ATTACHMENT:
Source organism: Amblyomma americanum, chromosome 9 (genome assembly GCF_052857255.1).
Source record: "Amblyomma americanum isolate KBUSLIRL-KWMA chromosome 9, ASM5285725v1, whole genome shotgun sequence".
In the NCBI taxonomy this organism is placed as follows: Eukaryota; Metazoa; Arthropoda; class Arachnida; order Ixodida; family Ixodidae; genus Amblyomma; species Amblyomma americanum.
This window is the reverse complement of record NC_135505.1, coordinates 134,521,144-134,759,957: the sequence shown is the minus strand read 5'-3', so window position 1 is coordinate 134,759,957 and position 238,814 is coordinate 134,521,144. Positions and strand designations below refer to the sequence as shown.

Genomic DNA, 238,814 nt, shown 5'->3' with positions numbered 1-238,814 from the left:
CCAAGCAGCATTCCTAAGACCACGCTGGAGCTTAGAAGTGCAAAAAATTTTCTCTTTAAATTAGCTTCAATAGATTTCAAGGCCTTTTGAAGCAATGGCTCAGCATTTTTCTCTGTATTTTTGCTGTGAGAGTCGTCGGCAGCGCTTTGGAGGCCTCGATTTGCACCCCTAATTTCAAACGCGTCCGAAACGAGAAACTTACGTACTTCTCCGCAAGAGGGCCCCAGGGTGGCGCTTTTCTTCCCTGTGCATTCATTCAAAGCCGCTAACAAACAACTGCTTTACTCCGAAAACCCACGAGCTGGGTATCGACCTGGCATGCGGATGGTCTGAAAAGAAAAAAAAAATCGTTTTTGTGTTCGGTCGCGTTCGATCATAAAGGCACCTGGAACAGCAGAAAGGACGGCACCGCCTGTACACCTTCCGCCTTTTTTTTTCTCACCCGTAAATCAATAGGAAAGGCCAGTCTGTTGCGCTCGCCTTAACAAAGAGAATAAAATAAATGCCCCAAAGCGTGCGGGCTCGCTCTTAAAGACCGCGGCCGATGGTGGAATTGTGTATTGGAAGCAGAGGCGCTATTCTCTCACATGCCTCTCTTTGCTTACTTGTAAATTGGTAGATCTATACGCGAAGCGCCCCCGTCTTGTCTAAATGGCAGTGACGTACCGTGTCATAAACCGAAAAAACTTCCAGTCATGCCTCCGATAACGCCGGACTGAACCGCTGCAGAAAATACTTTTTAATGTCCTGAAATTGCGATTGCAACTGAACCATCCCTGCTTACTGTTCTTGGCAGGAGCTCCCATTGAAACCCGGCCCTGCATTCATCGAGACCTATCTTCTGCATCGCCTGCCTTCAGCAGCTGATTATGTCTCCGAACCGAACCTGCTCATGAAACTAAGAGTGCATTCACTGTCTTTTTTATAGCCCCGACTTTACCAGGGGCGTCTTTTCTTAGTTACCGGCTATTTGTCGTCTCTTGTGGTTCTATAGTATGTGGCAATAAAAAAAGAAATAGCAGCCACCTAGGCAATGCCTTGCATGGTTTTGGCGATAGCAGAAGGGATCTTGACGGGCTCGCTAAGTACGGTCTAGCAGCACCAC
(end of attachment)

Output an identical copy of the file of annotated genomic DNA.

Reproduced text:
Source organism: Amblyomma americanum, chromosome 9 (genome assembly GCF_052857255.1).
Source record: "Amblyomma americanum isolate KBUSLIRL-KWMA chromosome 9, ASM5285725v1, whole genome shotgun sequence".
In the NCBI taxonomy this organism is placed as follows: Eukaryota; Metazoa; Arthropoda; class Arachnida; order Ixodida; family Ixodidae; genus Amblyomma; species Amblyomma americanum.
This window is the reverse complement of record NC_135505.1, coordinates 134,521,144-134,759,957: the sequence shown is the minus strand read 5'-3', so window position 1 is coordinate 134,759,957 and position 238,814 is coordinate 134,521,144. Positions and strand designations below refer to the sequence as shown.

Genomic DNA, 238,814 nt, shown 5'->3' with positions numbered 1-238,814 from the left:
CCAAGCAGCATTCCTAAGACCACGCTGGAGCTTAGAAGTGCAAAAAATTTTCTCTTTAAATTAGCTTCAATAGATTTCAAGGCCTTTTGAAGCAATGGCTCAGCATTTTTCTCTGTATTTTTGCTGTGAGAGTCGTCGGCAGCGCTTTGGAGGCCTCGATTTGCACCCCTAATTTCAAACGCGTCCGAAACGAGAAACTTACGTACTTCTCCGCAAGAGGGCCCCAGGGTGGCGCTTTTCTTCCCTGTGCATTCATTCAAAGCCGCTAACAAACAACTGCTTTACTCCGAAAACCCACGAGCTGGGTATCGACCTGGCATGCGGATGGTCTGAAAAGAAAAAAAAAATCGTTTTTGTGTTCGGTCGCGTTCGATCATAAAGGCACCTGGAACAGCAGAAAGGACGGCACCGCCTGTACACCTTCCGCCTTTTTTTTTCTCACCCGTAAATCAATAGGAAAGGCCAGTCTGTTGCGCTCGCCTTAACAAAGAGAATAAAATAAATGCCCCAAAGCGTGCGGGCTCGCTCTTAAAGACCGCGGCCGATGGTGGAATTGTGTATTGGAAGCAGAGGCGCTATTCTCTCACATGCCTCTCTTTGCTTACTTGTAAATTGGTAGATCTATACGCGAAGCGCCCCCGTCTTGTCTAAATGGCAGTGACGTACCGTGTCATAAACCGAAAAAACTTCCAGTCATGCCTCCGATAACGCCGGACTGAACCGCTGCAGAAAATACTTTTTAATGTCCTGAAATTGCGATTGCAACTGAACCATCCCTGCTTACTGTTCTTGGCAGGAGCTCCCATTGAAACCCGGCCCTGCATTCATCGAGACCTATCTTCTGCATCGCCTGCCTTCAGCAGCTGATTATGTCTCCGAACCGAACCTGCTCATGAAACTAAGAGTGCATTCACTGTCTTTTTTATAGCCCCGACTTTACCAGGGGCGTCTTTTCTTAGTTACCGGCTATTTGTCGTCTCTTGTGGTTCTATAGTATGTGGCAATAAAAAAAGAAATAGCAGCCACCTAGGCAATGCCTTGCATGGTTTTGGCGATAGCAGAAGGGATCTTGACGGGCTCGCTAAGTACGGTCTAGCAGCACCAC